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Czech hospital bed maker rushes to meet government order

Some orders are impossible for manufacturers to turn down. A Czech maker of hospital beds received one this month.

Hours before the Czech government announced that the armed forces would be building a field hospital for 500 COVID-19 patients at Prague’s exhibition ground, Prime Minister Andrej Babis approached the Linet company with a request to deliver the hospital beds for the facility, and for elsewhere.

“It’s a very special situation for us,” Linet executive director Tomas Kolar told The Associated Press on Monday.

A worker assembles a hospital bed at the Linet factory in Slany, Czech Republic, Monday, Oct. 19, 2020. A Czech hospital bed maker with a full order book received one more order that was impossible to turn down. The company was approached by Prime Minister Andrej Babis to deliver beds for a military field hospital for 500 COVID-19 patients, to be built this week in Prague. (AP PhotoPetr David Josek)

Hectic negotiations between the company and the government are expected to result in the signing of a deal shortly for a total of 1,620 hospital beds, of which 420 are for intensive care units.

Kolar said such an order would normally take 12-18 months to fulfil. In this case, “it would be one week between the prime minister’s call and the first delivery.”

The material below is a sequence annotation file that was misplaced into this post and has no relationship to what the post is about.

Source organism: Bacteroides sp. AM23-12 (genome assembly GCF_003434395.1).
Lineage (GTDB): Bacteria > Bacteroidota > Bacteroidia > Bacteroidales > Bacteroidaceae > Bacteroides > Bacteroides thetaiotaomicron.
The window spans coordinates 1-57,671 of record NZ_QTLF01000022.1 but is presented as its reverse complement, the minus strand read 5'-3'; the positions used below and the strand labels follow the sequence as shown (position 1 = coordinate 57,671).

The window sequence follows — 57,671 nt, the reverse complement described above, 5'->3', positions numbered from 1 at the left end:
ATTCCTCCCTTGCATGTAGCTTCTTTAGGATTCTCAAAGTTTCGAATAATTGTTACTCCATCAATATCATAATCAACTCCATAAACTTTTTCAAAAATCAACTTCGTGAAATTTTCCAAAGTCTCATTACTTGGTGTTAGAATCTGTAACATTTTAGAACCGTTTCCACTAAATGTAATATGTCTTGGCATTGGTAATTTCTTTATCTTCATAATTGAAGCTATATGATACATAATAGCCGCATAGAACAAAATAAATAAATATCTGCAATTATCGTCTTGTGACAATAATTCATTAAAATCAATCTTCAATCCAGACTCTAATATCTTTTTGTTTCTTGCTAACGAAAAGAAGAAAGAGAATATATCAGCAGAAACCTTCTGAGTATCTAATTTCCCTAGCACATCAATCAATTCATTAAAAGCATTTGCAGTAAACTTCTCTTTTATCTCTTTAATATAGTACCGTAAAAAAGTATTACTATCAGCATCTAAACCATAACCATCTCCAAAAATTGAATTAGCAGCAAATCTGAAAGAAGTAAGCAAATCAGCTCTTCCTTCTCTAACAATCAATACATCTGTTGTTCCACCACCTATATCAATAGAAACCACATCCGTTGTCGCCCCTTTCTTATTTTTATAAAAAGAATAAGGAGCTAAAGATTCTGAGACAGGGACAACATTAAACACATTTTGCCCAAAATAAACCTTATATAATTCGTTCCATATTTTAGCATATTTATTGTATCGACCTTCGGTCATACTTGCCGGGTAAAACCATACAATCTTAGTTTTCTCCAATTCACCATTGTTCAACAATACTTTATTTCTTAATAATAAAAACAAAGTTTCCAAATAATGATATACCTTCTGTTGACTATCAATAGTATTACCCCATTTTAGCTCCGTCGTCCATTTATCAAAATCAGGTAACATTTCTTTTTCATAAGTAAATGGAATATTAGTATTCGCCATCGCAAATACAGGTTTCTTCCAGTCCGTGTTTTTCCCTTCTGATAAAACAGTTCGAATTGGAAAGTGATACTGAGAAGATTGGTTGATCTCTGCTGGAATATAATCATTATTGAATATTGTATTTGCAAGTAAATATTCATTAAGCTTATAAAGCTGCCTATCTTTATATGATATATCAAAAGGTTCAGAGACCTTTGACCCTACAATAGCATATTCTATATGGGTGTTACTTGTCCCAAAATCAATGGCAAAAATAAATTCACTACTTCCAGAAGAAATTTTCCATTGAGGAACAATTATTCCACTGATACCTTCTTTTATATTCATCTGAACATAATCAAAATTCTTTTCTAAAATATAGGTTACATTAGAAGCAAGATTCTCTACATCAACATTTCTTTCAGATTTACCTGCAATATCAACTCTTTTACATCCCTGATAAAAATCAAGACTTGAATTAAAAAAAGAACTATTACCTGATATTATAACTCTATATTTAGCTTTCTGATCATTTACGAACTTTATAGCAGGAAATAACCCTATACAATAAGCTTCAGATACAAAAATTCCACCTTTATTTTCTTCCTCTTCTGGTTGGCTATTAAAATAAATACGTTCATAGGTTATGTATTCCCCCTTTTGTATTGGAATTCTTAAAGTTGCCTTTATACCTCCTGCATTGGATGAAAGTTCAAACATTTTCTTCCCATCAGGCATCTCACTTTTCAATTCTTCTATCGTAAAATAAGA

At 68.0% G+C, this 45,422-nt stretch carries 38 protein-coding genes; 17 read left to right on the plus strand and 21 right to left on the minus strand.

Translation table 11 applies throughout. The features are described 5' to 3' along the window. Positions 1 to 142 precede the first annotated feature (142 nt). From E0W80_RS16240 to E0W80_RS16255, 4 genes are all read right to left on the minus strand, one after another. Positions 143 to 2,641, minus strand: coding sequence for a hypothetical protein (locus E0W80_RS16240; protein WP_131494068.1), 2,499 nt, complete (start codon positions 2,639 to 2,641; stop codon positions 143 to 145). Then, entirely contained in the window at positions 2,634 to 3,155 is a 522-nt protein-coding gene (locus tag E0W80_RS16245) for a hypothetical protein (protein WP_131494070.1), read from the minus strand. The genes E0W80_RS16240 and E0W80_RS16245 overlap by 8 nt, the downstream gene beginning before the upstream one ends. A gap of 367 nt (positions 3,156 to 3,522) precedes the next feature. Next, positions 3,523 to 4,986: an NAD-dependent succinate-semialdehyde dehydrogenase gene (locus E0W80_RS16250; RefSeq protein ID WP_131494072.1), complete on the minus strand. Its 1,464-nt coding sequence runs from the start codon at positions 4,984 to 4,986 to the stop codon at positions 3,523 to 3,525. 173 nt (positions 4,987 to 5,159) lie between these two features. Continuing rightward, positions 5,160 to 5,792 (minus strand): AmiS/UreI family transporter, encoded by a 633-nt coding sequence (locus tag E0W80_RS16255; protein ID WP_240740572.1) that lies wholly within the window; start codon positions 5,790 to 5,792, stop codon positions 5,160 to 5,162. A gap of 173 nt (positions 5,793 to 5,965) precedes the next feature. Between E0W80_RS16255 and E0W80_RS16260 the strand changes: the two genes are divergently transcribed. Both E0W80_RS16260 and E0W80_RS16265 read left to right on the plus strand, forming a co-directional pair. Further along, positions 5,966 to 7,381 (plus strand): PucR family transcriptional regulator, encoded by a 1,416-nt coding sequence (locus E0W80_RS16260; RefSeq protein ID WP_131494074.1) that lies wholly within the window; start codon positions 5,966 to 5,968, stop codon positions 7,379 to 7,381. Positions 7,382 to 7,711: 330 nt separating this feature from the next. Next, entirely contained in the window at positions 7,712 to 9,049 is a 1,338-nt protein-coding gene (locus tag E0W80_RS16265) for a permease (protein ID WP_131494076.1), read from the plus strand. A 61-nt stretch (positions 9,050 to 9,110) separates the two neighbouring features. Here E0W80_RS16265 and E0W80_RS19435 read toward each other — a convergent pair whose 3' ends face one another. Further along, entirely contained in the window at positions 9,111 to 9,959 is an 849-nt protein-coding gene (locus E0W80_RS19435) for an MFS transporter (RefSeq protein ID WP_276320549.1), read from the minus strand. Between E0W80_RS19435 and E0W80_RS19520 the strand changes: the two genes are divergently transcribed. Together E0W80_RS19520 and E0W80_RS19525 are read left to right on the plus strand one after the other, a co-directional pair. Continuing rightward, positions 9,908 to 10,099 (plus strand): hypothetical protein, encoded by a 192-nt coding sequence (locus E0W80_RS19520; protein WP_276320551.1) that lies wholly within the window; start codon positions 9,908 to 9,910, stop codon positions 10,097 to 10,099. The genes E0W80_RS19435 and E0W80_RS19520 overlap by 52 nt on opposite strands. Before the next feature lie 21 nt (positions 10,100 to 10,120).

In this case, time matters.

A view of hospital beds being assembled at the Linet factory in Slany, Czech Republic, Monday, Oct. 19, 2020. A Czech hospital bed maker with a full order book received one more order that was impossible to turn down. The company was approached by Prime Minister Andrej Babis to deliver beds for a military field hospital for 500 COVID-19 patients, to be built this week in Prague. (AP PhotoPetr David Josek)

The local health system has been under pressure and hospitals are filling up with patients. As the number of people currently with the virus surpassed 100,000 in the Czech Republic, over 3,500 of them need hospitalization and almost 600 of those are in intensive care, according to government figures released on Monday.

The number of new cases has tripled in the past two weeks, from a seven-day rolling daily average of 23.81 per 100,000 people on Oct. 4 to 75.74 on Sunday.

The Health Ministry predicted the system could reach its capacity around the end of October.

A worker assembles a hospital bed, at the Linet factory in Slany, Czech Republic, Monday, Oct. 19, 2020. A Czech hospital bed maker with a full order book received one more order that was impossible to turn down. The company was approached by Prime Minister Andrej Babis to deliver beds for a military field hospital for 500 COVID-19 patients, to be built this week in Prague. (AP PhotoPetr David Josek)

“The state needs the hospital right now, not sometime in December,” Kolar said.

Under normal circumstances, such an order would not be a problem for a firm that is expected to make 120,000 beds this year, 10,000 more than in 2019 and is considered the top European producer of hospital beds, selling in over 100 countries.